Bar News - March 16, 2016
Pro Bono Recognizes Rising Stars and Longtime Volunteers
The Pro Bono Referral Program took the opportunity to recognize three “Rising Stars” and other dedicated volunteers at the Honors and Awards Luncheon on March 4 in Manchester, part of the 2016 NH Bar Association Midyear Meeting.
From left, at the 2016 NHBA Midyear Meeting and Professionalism Day: Pam Dodge, DOVE Project coordinator; Janice Rabchenuk, NHBA Pro Bono Referral Program special projects coordinator; Pro Bono Rising Stars Elizabeth LaRochelle, Lissa Mascio, and Bryan Townsend II; and Distinguished Pro Bono Service Award recipients Bryan Clickner, James Shepard, William Boesch, James Mulligan, and Kerry Brothers; NHBA Legal Services Director Ginny Martin; Pro Bono Referral Program Coordinator Carolann Wooding; Distinguished Pro Bono Service Award recipient Aaron H. Simpson; and Pro Bono Administrative Assistant Margaret Gilsenberg. James R. “JR” Davis, not pictured, also received a Distinguished Pro Bono Service Award but could not attend the meeting.
NHBA Legal Services Director Ginny Martin, who leads the Pro Bono program, also used the opportunity to dispel a few myths about taking Pro Bono cases:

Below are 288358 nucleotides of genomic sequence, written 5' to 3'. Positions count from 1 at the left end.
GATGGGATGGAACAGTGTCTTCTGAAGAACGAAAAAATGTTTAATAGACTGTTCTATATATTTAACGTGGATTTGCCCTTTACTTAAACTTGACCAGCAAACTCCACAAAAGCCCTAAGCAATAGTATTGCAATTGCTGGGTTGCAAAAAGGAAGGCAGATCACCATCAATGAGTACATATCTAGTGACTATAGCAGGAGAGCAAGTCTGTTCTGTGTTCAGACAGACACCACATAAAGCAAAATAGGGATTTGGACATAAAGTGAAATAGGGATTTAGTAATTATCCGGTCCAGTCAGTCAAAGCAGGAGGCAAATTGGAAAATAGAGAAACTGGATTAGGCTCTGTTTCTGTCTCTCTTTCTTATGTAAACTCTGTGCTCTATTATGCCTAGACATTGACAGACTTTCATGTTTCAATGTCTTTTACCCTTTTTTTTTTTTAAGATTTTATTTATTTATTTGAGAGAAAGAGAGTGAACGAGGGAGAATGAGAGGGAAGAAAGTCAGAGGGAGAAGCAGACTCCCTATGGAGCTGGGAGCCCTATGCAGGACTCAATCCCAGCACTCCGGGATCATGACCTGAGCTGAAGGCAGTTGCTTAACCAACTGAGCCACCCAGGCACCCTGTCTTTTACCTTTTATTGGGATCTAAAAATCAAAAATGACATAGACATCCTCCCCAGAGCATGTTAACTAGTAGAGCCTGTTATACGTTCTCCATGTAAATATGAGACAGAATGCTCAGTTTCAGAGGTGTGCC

MYTH 1 You’ll get a family law case.
Pro Bono refers all kinds of cases, from tax controversies to landlord-tenant, wills and criminal record annulments. Looking to handle a certain kind of case? Check the NHBA e-Bulletin, the Bar’s weekly email newsletter, for descriptions of cases the program is looking to refer.
MYTH 2 You won’t be covered.
Pro Bono provides primary malpractice insurance to all volunteer attorneys.
MYTH 3 Your case, your problem.
When you accept a Pro Bono case, you won’t be left to manage it by yourself. In addition to screening cases, the Pro Bono Referral Program staff organizes mentoring relationships and provides ongoing support and training.
MYTH 4 Pro Bono clients are ungrateful, demanding and depressing.
National research by the ABA Standing Committee on Pro Bono and Public Service has found that the majority of attorneys who represent people of limited means feel a sense of satisfaction.
MYTH 5 You can’t help Pro Bono unless you take a case.
There are lots of ways to work with Pro Bono. You can volunteer for referral marathons, join a panel for a Pro Bono CLE, or mentor newer attorneys working on pro bono cases.